We have sustained that consultations constitute a strategy diffused and transformed in the midst of multi-scalar social learning processes where social movements exchange strategies and discourses and a hybridising process occurs in relation to political and cultural local features. Consultations are a strategic tool of social movements and a contested emergent institution – as different state bodies support or reject their validity – that reclaim the right of affected populations and indigenous peoples to participate, in empowering forms, in high-stake decisions that affect their territories, livelihoods and future.

This satellite case aims to deepen the examination of the different processes that led to the emergence and spread of this strategy among communities and how it has been transformative, or not, in time and space.

More information:
Walter, M. and Urkidi, L. (2015). Community consultations in Latin America (2002-2012):The contested emergence of a hybrid institution for participation. Geoforum

Documentary on the first local consultation in Tambogrande, Perú (Ernesto Cabellos and Stephanie Boyd, 2007)

Tambogrande: Mangos, Muerte, Minería: (ESP)

Documentary on the third local consultation occurred in Sipakapa, Guatemala (Alvaro Revenga, 2005)

Sipakapa no se vende:. (ESP)

[ut_header title=”Malawi’s water service provision contested: Same Village, different operators and different pricing mechanisms” font_size=”22px”]Malawi[/ut_header]

This is a case study of Southern Regional Water Board, a commercialised water board providing water to rural and per-urban people of Ntcheu. Balaka and Mangochi in Southern Malawi. The price of water per household per month is about 8000 Malawi Kwachas whereas Mpira Water Authority, a national service provider located within the Ministry of Irrigation and Water Development is providing water to similar residents for less than 50 kwachas per month. The communities embarked on a collective action and decided to boycott the services of Southern Regional Water Board and only get water supply from Mpira Water Scheme. By doing so, they frustrated the efforts of the Government of Malawi’s recognition of water as an economic good and managing water at the lowest level possible. The experience on the ground shows that the IWRM Dublin Principles of 1. Recognising Water as an Economic Good and 2 Decentralization is undermined by local communities, public hospitals and other state agencies and they all opt for supply led and not demand-led water provision strategies.

This study will help the community of these three areas to engage the Ministry of Irrigation and Water Development and ensure that they remain in the supply of Mpira Water Scheme and not just the imposed Southern Regional Water Board. Recognising water as a common and public good, with strong subsidies from the state is what will form part of the campaign strategy of the community and other stakeholders. The Ministry of Irrigation and Water Development will surely explore supply led options and not just demand led approaches and also question the operationalization of the two controversial IWRM principles.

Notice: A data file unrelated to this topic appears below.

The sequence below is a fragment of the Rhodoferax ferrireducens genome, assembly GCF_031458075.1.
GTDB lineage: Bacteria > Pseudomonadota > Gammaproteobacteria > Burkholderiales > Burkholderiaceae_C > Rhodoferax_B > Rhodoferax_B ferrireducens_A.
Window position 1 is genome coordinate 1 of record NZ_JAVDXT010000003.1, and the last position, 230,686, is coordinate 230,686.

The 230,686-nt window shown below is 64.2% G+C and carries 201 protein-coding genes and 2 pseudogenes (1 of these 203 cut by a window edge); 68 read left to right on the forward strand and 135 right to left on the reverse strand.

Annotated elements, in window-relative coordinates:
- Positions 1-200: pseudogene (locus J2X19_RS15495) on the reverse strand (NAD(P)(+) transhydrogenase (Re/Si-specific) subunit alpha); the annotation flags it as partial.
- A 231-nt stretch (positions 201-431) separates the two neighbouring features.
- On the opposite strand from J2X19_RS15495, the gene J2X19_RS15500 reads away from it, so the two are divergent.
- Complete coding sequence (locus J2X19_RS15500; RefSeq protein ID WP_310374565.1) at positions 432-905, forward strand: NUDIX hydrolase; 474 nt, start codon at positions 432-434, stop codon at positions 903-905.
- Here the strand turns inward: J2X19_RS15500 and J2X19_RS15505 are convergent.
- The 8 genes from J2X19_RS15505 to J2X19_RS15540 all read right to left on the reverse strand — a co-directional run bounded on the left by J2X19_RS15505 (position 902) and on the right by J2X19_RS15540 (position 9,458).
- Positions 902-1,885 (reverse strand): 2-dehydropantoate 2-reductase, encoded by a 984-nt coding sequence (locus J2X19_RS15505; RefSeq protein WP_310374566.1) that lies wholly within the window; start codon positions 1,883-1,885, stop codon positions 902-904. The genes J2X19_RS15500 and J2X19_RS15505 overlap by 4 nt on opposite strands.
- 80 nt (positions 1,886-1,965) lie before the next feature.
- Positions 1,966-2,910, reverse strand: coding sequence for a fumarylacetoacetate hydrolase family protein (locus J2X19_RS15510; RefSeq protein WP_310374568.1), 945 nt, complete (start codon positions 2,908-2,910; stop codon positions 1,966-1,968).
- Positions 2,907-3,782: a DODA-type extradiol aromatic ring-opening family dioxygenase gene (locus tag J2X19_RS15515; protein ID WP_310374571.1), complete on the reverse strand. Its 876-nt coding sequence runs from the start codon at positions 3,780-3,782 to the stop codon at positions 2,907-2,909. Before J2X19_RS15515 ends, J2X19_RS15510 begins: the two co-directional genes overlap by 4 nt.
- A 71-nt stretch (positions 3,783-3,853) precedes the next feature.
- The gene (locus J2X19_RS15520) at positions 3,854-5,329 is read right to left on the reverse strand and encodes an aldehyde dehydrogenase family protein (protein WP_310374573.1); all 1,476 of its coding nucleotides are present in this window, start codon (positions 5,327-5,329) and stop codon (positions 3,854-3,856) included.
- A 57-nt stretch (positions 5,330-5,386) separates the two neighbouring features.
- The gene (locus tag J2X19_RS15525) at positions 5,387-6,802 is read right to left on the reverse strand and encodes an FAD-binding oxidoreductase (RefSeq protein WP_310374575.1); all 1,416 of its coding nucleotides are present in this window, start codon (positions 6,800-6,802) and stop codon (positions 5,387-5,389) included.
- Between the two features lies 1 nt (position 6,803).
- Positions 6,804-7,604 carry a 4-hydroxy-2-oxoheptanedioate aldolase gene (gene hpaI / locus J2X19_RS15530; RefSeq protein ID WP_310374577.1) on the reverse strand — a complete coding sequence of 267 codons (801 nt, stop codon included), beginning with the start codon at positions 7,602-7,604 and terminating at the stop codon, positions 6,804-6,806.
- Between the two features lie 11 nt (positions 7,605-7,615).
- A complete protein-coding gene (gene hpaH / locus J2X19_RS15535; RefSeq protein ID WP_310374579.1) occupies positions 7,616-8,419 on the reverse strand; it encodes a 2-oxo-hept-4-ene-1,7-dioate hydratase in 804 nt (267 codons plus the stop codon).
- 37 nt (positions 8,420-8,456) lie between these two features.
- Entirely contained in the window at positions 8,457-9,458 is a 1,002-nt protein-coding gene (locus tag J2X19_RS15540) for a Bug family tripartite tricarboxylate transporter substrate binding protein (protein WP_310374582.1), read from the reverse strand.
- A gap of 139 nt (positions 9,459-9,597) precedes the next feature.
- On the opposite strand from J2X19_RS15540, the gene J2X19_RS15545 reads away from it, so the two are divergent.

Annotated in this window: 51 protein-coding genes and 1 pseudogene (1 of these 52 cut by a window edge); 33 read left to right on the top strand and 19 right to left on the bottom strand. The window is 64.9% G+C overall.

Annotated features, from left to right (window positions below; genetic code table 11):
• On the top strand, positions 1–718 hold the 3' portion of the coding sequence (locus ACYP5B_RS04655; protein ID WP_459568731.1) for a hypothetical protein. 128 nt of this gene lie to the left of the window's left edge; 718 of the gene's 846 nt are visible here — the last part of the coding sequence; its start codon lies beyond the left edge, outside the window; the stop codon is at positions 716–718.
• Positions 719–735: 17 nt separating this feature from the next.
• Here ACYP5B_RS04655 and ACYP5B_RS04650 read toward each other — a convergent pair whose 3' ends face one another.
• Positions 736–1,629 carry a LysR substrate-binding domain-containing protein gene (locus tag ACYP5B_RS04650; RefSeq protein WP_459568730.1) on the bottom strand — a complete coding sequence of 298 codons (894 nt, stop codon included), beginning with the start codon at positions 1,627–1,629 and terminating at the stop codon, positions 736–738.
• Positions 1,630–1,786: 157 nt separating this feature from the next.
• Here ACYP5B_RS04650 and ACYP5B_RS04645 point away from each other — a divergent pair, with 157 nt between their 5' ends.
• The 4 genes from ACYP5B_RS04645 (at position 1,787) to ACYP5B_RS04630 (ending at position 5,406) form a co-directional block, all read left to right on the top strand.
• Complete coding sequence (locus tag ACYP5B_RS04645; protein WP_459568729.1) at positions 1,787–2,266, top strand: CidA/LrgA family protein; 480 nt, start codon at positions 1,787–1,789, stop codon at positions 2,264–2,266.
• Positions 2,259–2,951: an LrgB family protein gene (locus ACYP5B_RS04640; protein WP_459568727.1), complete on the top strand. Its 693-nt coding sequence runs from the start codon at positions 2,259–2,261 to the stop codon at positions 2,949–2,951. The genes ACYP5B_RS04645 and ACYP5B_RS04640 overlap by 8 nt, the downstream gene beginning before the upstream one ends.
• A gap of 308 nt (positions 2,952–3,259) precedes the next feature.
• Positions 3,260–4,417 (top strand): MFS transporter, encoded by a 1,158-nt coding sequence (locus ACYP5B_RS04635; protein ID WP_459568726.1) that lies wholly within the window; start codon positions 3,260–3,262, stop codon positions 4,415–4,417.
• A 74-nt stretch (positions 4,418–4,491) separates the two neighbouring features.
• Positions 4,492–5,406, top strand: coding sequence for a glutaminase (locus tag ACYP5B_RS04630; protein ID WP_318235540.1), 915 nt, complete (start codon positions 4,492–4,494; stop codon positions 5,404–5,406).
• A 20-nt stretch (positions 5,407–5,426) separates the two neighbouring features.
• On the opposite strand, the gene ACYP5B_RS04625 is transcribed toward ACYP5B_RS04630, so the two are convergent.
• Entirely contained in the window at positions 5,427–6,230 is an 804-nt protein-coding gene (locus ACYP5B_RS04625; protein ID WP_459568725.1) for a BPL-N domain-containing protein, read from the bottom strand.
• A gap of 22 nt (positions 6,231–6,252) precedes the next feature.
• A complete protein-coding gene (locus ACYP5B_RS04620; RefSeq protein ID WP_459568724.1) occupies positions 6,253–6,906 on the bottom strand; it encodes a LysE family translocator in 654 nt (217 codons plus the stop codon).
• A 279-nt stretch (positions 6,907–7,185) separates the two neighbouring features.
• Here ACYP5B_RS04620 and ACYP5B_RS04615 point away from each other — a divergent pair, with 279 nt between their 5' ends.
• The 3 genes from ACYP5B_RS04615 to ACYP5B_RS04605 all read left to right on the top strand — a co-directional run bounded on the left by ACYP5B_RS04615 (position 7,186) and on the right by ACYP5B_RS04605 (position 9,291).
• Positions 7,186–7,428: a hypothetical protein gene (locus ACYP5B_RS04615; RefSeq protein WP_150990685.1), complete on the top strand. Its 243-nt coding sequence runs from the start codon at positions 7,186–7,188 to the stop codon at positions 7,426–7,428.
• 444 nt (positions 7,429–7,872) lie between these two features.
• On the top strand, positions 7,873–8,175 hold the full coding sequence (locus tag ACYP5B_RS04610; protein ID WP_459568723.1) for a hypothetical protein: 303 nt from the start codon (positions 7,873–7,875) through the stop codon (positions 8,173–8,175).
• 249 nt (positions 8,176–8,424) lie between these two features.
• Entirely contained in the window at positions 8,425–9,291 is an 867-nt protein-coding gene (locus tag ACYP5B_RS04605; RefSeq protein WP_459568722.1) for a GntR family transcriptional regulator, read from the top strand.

[ut_header title=”Soil and Ash: A collaborative expansive theatre approach to exploring alternatives within the case of the proposed Fuleni anthracite mine in South Africa” font_size=”22px”]South Africa
Picture source:[/ut_header]

The complex political landscape that underlies the Proposed Fuleni Coal Mining Deal in the ecologically and socially sensitive Hluhluwe-Imfolozi region of South Africa has made navigating it a tremendously difficult and confusing task for the average person living in this region.  Whether a mine is created or not, now rests on the shoulders of four communities: Novunula, Ocilwane, Nthunthunga and Nthuthunga Two. As it stands the Coal mining company “Ibuthu Coal” is bribing traditional leaders, and successfully fracturing community solidarity and trust. Unifying the community and making visible the many costs (social, economic, cultural and ecological) associated with this mine is of upmost importance. Understanding this we have developed an accessible alternative to community meetings, complicated PowerPoint presentations, and public arguments/stale-mates in the form of a transgressive Theatre, Radio Drama and a social learning project, that offers comprehensive participation of all those affected by the mine, and to develop a collective imagination for alternative forms of development in the region. This project and case study is not just an isolated event, but rather part of developing a long-lived sustainable ‘community-of-practice’ that can ensure the future welfare of the Hluhluwe-Imfolozi region, and we see this initiative as the beginning of longer collaboration with these four communities, as well as Ezemvelo KZN Wildlife, the Hluhluwe-Imflolozi parks and other parties. This project does not aim to stop development in this region, but rather find the most sustainable and appropriate form of development.

More information:
Short trailer on the initiative: